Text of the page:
Go-karts are just like race cars. Every part of a kart works intensely to achieve the best performance and obtain the best lap times on the track. After all, I and anyone in love with karts want to achieve the best time possible and keep improving every lap.
But, we seem to forget that a go-kart is a vehicle, and vehicles tend to break after some time. After all, your body isn’t the only thing that gets hurt during a race! So, just like any other machine, some parts of the go-kart wear over time and need to be replaced.
As I’ve mentioned before, I go to my nearest karting track every weekend, ever since I went to Affi in Italy. One time, after I’d done a few laps on the track, I entered the pit stop because I noticed smoke from the engine.
To my surprise, the clutch was burning hot and smoking! I was immediately intrigued as to why my clutch was smoking.
I soon found out that go-kart clutches have weights inside, which will hurl themselves and grind against the clutch bell housing when the engine reaches 1500-2000 RPM. If the engine stays at this RPM, the clutch will start smoking from the heat caused by the friction.
How does a go-kart clutch work?
Once I got back home, I decided to have a closer look at what clutches go-karts use. As expected, go-karts use centrifugal clutches. These work through centrifugal forces, making me hope that I had paid closer attention to my physics classes in high school.
From what I could gather, a couple of flyweights transmit the centrifugal force created from the engine to the clutch. The clutch’s hub then rotates at the same speed as the engine, which leads the clutch’s flyweights to touch the clutch drum.
Through the friction of the flyweights with friction material on the drum, the torque transmits from the flyweights to the drum. This, in turn, makes the wheels rotate and allows you to drive the kart.
This is the more scientific answer to how a go-kart clutch works. I never expected that go-karts need an engineering degree to fully understand everything that’s going on inside of them.
But, to put it simply, a go-kart clutch is a transmission that’s activated automatically when the engine reaches a certain RPM. When the engine is idling (around 1500-2000 RPM), the clutch shouldn’t engage; otherwise, it gets destroyed (which subsequently leads to it smoking).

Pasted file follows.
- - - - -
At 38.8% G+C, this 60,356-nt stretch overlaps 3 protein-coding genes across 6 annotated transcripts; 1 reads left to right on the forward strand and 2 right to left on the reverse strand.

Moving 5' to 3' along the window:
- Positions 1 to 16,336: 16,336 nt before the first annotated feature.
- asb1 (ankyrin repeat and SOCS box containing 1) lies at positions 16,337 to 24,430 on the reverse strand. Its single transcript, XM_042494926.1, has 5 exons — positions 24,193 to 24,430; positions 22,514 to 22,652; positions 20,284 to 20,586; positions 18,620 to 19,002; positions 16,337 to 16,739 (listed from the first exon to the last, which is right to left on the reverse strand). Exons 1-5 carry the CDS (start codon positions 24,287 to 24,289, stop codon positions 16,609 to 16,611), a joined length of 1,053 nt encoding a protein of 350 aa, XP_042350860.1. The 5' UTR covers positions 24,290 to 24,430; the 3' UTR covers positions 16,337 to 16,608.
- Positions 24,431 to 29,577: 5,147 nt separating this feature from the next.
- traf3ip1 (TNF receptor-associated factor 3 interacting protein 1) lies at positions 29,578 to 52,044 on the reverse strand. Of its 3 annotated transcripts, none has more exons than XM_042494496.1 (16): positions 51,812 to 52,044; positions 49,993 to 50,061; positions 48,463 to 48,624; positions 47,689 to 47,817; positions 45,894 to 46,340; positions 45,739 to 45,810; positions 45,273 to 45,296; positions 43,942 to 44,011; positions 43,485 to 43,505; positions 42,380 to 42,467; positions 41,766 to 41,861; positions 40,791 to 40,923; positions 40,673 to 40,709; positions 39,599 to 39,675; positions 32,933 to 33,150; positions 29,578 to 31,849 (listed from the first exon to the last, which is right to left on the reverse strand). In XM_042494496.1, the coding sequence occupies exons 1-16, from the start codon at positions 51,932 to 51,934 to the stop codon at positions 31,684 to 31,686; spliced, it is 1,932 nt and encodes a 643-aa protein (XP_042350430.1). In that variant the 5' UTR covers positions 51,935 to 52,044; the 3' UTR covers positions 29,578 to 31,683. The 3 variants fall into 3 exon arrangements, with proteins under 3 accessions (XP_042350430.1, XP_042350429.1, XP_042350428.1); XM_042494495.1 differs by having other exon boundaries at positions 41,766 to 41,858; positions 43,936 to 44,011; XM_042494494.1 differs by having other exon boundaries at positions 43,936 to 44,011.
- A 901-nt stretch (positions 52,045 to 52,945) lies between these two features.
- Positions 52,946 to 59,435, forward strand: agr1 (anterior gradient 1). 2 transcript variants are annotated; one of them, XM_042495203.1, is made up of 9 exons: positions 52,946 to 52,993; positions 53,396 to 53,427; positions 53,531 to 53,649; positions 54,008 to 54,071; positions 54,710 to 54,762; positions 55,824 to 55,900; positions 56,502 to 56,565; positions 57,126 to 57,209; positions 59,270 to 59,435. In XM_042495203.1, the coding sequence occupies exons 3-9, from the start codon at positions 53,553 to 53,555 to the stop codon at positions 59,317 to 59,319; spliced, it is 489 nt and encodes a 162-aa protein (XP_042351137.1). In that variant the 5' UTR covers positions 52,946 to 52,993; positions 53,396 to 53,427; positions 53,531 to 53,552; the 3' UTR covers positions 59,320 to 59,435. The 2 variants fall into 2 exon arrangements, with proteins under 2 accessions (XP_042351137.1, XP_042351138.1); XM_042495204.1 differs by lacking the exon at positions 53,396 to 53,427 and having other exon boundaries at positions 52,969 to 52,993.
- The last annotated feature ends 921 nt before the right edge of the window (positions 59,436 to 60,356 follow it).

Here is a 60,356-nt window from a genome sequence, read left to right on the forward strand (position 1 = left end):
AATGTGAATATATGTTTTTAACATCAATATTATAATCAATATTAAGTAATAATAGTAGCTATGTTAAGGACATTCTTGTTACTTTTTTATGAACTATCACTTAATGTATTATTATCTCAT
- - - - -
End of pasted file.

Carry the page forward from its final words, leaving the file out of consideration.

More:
How long does a Go-Kart clutch last?
From my experience so far, I’ve understood that go-karts are incredibly high-maintenance. Now I know why everyone calls their go-kart their “baby”. I came across a video by the Power Republic, and I was baffled to see how much work is going into maintaining a go-kart.
Apart from the maintenance tips, that video helped me understand how important it is to properly install the parts of your go-kart. And since we’re talking about go-kart clutches, it’s crucial to install a clutch the right way. Elliot’s Shop does a perfect job at explaining how to install a go-kart clutch.
But you’re wondering what this has to do with how long a go-kart clutch lasts. Well, if you install the clutch on the engine crankshaft correctly, your go-kart clutch can last for many years. You’ll also need to not drive in harsh conditions (rugged terrain, abnormal weight load, large tires); otherwise, the clutch will last much less time.
Of course, if your go-kart clutch isn’t correctly installed and you take it for a spin at the nearest beach, don’t expect it to last for more than half an hour.
When to replace a clutch in my go-kart?
If you’re like me, you’ve never inspected your go-kart clutch. But, unfortunately, you and I can’t truly know how badly damaged the clutch is if we never check it out. Thankfully, there are a bunch of crucial signs that the clutch requires replacement.
Your Go-Kart Can’t Idle
If your kart is unable to idle, it’s because the clutch is severely damaged. More specifically, the clutch shoe is probably obliterated or cracked in several parts. So why’s this happening?
When your clutch is damaged, it doesn’t produce enough centrifugal force, which leads to the engine cutting off. This happens at lower revs, which is when the engine is idling (below 2000 RPM). As a result, your kart doesn’t idle on its own.
Your Go-Kart Has Lost Power